The first appearance of Radovan Karadzic at the international war crimes tribunal aroused mixed feelings in Belgrade, reflecting the divisive attitude of Serbs towards their recent past.
Many Serbian TV stations aired the appearance live. "I hate to see any Serb before that court," said Milan Stojovic, 58. "I watched the trial against [former Serbian president Slobodan] Milosevic and follow now the one against [ultra-nationalist leader Vojislav] Seselj," he added. "I am convinced that the tribunal, as well as large parts of the international community, do not understand what went on during the war."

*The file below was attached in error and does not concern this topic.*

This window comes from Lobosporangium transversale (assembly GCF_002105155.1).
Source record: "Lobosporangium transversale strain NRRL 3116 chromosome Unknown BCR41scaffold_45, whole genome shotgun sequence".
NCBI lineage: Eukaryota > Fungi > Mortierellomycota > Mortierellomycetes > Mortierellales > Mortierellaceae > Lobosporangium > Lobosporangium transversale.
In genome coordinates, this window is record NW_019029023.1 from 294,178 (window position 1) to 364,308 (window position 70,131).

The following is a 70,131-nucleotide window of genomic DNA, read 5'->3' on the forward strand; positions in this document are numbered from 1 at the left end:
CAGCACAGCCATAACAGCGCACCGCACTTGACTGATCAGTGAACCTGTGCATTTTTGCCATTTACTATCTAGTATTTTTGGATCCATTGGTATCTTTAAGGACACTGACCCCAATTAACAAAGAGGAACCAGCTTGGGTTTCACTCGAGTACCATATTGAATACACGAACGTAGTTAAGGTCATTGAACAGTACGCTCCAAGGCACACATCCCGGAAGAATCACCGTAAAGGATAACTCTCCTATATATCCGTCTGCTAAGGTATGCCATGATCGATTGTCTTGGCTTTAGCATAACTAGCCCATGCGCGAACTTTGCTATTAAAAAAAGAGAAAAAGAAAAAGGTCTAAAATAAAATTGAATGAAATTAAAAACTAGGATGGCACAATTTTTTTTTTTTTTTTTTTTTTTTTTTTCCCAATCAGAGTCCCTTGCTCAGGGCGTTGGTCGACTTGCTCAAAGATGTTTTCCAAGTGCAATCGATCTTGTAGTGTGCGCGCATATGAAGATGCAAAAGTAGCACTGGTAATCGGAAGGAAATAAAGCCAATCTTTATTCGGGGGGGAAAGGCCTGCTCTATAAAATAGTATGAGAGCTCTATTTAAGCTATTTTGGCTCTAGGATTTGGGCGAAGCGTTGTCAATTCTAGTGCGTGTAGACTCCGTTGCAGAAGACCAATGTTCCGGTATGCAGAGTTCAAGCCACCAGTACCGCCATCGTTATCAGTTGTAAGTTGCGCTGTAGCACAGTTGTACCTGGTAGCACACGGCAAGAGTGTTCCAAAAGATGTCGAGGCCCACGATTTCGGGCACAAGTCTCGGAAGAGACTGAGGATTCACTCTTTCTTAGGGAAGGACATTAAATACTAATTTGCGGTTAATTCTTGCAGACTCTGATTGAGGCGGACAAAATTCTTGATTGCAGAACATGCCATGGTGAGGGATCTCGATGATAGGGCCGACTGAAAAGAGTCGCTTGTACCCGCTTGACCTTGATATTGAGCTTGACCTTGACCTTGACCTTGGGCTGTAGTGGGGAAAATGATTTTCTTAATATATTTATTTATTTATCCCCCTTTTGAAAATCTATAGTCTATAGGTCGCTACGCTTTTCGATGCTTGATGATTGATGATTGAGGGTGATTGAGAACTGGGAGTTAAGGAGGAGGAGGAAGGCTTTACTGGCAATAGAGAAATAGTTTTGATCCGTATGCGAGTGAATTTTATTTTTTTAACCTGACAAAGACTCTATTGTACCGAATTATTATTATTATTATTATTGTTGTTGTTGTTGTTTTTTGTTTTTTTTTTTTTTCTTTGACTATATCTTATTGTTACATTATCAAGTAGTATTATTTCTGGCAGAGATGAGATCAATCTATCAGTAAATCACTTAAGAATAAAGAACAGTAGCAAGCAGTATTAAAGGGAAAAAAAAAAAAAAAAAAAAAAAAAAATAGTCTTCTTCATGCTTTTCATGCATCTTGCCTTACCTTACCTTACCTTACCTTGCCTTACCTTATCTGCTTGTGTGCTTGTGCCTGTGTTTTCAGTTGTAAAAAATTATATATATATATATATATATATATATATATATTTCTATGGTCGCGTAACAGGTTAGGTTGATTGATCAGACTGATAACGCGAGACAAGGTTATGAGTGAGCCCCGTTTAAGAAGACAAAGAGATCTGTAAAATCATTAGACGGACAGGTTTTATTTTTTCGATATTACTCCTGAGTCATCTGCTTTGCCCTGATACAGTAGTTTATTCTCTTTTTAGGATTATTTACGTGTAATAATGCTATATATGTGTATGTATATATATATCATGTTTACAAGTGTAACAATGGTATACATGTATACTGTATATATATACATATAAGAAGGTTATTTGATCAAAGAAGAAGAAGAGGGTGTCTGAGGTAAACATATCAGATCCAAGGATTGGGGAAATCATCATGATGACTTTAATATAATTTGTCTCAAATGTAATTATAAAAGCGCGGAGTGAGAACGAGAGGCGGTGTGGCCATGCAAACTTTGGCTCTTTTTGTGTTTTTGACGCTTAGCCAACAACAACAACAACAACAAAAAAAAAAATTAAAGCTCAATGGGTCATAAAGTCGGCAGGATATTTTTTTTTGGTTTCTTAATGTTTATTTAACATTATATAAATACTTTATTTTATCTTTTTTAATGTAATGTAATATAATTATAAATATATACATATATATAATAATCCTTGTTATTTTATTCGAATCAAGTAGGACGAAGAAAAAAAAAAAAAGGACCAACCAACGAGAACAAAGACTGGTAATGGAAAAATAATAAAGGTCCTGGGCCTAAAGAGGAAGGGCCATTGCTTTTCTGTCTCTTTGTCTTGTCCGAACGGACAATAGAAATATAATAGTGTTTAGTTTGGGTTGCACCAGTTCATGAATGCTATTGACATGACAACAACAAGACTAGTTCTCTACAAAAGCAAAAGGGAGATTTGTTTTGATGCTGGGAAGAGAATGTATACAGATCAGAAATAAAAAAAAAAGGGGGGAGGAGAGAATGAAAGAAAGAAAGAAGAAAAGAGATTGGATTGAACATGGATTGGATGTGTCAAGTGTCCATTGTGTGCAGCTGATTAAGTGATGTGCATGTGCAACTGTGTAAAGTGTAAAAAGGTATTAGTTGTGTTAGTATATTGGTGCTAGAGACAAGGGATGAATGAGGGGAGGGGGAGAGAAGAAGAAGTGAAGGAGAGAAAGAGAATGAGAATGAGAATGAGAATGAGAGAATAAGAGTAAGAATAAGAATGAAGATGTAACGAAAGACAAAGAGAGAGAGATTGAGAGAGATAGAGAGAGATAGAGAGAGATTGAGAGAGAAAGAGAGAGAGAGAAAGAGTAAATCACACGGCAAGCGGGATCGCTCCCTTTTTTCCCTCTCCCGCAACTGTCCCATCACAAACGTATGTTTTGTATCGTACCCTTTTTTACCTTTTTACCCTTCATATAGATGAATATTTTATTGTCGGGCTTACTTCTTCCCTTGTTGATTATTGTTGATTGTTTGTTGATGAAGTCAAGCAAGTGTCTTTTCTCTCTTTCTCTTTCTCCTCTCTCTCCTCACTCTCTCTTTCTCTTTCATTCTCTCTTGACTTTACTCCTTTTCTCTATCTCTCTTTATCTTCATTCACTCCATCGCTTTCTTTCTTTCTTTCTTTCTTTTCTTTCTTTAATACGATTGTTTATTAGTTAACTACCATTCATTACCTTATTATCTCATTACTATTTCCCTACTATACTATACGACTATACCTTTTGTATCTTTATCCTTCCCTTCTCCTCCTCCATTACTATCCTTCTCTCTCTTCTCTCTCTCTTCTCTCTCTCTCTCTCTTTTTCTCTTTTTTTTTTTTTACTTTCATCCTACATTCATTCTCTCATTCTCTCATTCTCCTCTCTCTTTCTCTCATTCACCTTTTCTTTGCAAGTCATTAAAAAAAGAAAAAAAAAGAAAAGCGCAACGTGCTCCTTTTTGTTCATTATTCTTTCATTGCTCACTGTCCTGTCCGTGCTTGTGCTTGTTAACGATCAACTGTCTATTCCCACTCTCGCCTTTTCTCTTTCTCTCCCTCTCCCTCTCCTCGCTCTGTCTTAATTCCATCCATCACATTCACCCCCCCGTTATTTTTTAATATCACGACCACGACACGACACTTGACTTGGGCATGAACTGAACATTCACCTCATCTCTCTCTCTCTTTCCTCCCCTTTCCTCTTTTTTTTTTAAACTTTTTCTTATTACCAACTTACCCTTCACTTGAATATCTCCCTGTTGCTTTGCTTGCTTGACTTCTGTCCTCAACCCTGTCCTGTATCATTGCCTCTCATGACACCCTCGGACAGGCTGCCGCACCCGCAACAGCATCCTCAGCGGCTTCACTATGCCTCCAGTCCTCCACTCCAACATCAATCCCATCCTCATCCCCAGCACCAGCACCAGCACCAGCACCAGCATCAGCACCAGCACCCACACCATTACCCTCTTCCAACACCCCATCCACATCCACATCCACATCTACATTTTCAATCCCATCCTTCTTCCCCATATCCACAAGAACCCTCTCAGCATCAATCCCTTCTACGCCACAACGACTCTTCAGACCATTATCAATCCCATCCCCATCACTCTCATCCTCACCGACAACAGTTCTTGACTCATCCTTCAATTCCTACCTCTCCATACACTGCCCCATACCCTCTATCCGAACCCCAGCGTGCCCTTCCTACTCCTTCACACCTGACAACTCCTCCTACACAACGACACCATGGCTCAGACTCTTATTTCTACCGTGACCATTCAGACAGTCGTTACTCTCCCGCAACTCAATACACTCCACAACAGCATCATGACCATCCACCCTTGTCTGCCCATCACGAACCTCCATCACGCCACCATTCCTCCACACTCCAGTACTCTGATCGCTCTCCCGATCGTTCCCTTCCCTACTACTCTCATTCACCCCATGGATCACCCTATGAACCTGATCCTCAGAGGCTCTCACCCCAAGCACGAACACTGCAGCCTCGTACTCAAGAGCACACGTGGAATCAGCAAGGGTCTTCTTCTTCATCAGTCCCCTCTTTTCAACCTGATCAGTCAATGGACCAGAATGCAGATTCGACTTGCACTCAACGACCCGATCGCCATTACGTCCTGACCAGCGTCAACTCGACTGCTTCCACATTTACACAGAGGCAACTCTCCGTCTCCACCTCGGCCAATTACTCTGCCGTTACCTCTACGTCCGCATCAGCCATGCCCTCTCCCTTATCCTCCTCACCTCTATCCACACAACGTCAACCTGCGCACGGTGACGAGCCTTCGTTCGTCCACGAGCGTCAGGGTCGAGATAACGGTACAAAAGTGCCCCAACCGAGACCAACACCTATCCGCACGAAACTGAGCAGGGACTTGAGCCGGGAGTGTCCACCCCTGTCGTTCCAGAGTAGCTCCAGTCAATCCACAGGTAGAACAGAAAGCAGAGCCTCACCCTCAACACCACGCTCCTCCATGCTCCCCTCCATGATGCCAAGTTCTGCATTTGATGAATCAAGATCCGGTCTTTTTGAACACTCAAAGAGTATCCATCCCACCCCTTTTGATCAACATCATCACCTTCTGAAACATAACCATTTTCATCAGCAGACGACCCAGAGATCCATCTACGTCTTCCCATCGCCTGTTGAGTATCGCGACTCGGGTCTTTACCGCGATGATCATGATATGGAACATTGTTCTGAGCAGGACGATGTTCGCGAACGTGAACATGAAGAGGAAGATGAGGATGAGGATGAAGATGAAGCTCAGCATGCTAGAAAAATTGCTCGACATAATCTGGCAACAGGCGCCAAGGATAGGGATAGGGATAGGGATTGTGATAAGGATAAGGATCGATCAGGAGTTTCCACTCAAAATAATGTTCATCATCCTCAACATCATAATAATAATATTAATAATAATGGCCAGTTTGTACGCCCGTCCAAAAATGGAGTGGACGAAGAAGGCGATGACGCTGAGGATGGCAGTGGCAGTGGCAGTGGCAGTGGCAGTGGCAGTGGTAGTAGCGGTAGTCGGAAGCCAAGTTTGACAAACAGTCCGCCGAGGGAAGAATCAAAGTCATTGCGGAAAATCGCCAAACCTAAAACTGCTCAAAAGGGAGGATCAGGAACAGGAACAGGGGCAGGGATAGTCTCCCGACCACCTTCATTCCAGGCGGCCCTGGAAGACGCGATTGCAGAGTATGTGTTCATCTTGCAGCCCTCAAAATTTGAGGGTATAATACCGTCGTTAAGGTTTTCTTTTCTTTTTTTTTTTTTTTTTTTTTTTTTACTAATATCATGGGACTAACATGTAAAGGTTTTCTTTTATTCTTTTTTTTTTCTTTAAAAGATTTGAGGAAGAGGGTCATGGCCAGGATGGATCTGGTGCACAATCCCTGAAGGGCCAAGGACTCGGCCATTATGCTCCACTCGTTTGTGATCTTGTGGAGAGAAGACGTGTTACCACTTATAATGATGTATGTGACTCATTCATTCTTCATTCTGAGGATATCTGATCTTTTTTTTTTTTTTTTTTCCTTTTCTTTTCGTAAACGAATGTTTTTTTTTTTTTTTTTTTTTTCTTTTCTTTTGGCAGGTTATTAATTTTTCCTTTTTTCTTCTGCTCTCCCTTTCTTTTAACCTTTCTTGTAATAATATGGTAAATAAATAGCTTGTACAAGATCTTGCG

For Mira Jovicevic, 42, who fled Sarajevo in 1992, Mr Karadzic's appearance before the court "means stirring dark memories we hoped to put behind us". Ms Jovicevic lost her twin brother during the war in the besieged Bosnian capital. "My only desire was to forget what my family and I lived through," she said. "Now it's all coming back."
In Bosnia, the trial opening was described as "an absolute minimum of justice that victims of genocide and other crimes have been waiting for over the past 13 years". Munira Subasic, of the Association of Mothers of Srebrenica, said she was "happy to see Karadzic at the tribunal".